Any user with access to the Pushgateway HTTP endpoint can create, modify and
delete the metrics contained within. As the Pushgateway is usually scraped with
honor_labels enabled, this means anyone with access to the Pushgateway can
create any time series in Prometheus.
Exporters generally only talk to one configured instance with a preset set of commands/requests, which cannot be expanded via their HTTP endpoint.
There are also exporters such as the SNMP and Blackbox exporters that take their targets from URL parameters. Thus anyone with HTTP access to these exporters can make them send requests to arbitrary endpoints. As they also support client-side authentication, this could lead to a leak of secrets such as HTTP Basic Auth passwords or SNMP community strings. Challenge-response authentication mechanisms such as TLS are not affected by this.
Client libraries are intended to be included in users' applications.
If using a client-library-provided HTTP handler, it should not be possible for malicious requests that reach that handler to cause issues beyond those resulting from additional load and failed scrapes.
Prometheus and its components do not provide any server-side authentication, authorisation or encryption. If you require this, it is recommended to use a reverse proxy.
Various Prometheus components support client-side authentication and
encryption. If TLS client support is offered, there is often also an option
insecure_skip_verify which skips SSL verification.
Non-secret information or fields may be available via the HTTP API and/or logs.
In Prometheus, metadata retrieved from service discovery is not considered secret. Throughout the Prometheus system, metrics are not considered secret.
Fields containing secrets in configuration files (marked explicitly as such in the documentation) will not be exposed in logs or via the HTTP API. Secrets should not be placed in other configuration fields, as it is common for components to expose their configuration over their HTTP endpoint.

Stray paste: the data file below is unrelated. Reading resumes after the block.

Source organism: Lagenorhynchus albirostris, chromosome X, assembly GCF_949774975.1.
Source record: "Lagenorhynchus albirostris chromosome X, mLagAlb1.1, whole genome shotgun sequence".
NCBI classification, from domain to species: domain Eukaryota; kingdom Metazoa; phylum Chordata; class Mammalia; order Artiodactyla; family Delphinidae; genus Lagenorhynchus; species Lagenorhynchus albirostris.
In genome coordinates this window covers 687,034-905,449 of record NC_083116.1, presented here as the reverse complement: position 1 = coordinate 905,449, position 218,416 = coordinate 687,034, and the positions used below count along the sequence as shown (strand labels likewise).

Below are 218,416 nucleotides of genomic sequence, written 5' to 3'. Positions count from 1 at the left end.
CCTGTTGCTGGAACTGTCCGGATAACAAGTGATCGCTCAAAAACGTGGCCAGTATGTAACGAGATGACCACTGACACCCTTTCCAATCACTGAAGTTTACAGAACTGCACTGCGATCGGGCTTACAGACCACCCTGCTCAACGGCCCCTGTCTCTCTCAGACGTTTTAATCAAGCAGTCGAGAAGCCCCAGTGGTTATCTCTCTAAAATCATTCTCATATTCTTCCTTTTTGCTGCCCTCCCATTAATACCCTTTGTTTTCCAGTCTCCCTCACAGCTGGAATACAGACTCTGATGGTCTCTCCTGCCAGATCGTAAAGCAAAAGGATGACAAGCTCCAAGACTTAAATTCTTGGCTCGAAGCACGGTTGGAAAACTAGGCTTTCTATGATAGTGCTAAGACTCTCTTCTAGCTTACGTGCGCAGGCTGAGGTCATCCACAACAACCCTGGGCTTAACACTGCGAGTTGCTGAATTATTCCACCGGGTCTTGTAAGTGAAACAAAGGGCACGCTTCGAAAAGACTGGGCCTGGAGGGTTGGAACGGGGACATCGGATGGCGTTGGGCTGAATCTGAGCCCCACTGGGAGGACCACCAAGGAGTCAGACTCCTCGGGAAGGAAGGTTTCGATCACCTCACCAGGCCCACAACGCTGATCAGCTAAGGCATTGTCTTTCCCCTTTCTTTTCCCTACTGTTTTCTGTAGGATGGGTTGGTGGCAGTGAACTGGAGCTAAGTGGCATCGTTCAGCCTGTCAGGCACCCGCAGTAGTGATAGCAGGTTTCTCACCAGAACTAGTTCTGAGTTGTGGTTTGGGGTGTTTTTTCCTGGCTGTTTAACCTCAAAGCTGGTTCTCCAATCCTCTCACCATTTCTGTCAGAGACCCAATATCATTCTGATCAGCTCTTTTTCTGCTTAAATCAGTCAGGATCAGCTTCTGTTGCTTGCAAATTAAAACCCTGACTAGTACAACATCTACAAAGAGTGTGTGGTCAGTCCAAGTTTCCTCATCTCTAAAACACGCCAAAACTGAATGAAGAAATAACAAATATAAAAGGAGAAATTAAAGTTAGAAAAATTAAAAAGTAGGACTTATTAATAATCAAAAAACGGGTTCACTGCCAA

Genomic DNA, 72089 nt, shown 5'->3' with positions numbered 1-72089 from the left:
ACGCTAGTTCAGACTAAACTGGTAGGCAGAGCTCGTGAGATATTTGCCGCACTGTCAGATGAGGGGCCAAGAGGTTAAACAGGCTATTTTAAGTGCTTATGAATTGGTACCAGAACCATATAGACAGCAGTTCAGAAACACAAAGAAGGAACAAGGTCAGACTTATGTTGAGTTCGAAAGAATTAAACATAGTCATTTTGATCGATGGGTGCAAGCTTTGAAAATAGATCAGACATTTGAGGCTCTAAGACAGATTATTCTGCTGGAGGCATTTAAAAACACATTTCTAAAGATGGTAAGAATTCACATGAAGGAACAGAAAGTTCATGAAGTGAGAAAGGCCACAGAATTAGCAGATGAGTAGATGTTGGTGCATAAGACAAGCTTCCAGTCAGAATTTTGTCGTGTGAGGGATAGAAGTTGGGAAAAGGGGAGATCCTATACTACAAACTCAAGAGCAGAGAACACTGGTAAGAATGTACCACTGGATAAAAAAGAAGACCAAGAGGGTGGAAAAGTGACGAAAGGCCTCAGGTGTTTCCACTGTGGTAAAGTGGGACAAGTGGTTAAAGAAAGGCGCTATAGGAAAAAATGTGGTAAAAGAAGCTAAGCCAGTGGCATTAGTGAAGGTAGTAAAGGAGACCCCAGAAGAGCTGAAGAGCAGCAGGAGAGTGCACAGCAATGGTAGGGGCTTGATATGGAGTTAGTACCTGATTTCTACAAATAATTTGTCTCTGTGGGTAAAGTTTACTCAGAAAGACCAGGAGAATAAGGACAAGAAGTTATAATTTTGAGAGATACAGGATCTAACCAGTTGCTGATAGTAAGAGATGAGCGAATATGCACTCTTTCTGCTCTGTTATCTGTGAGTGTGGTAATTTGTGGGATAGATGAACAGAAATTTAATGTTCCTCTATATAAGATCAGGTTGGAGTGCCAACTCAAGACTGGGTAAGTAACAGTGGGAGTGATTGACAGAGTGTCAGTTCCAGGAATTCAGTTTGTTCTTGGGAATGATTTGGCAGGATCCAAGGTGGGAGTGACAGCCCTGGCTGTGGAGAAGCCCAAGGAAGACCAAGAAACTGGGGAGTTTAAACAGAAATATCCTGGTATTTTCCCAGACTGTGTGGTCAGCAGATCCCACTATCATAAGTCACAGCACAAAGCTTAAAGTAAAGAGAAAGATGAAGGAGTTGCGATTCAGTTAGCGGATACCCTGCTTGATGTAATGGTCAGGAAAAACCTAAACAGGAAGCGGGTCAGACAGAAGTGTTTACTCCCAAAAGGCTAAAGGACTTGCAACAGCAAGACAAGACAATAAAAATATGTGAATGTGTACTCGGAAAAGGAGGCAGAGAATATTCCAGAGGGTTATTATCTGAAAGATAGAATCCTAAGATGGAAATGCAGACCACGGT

Secrets from other sources used by dependencies (e.g. the
environment variable as used by EC2 service discovery) may end up exposed due to
code outside of our control or due to functionality that happens to expose
wherever it is stored.
There are some mitigations in place for excess load or expensive queries. However, if too many or too expensive queries/metrics are provided components will fall over. It is more likely that a component will be accidentally taken out by a trusted user than by malicious action.
It is the responsibility of the user to ensure they provide components with sufficient resources including CPU, RAM, disk space, IOPS, file descriptors, and bandwidth.
It is recommended to monitor all components for failure, and to have them automatically restart on failure.
This document considers vanilla binaries built from the stock source code. Information presented here does not apply if you modify Prometheus source code, or use Prometheus internals (beyond the official client library APIs) in your own code.
The build pipeline for Prometheus runs on third-party providers to which many members of the Prometheus development team and the staff of those providers have access. If you are concerned about the exact provenance of your binaries, it is recommended to build them yourself rather than relying on the pre-built binaries provided by the project.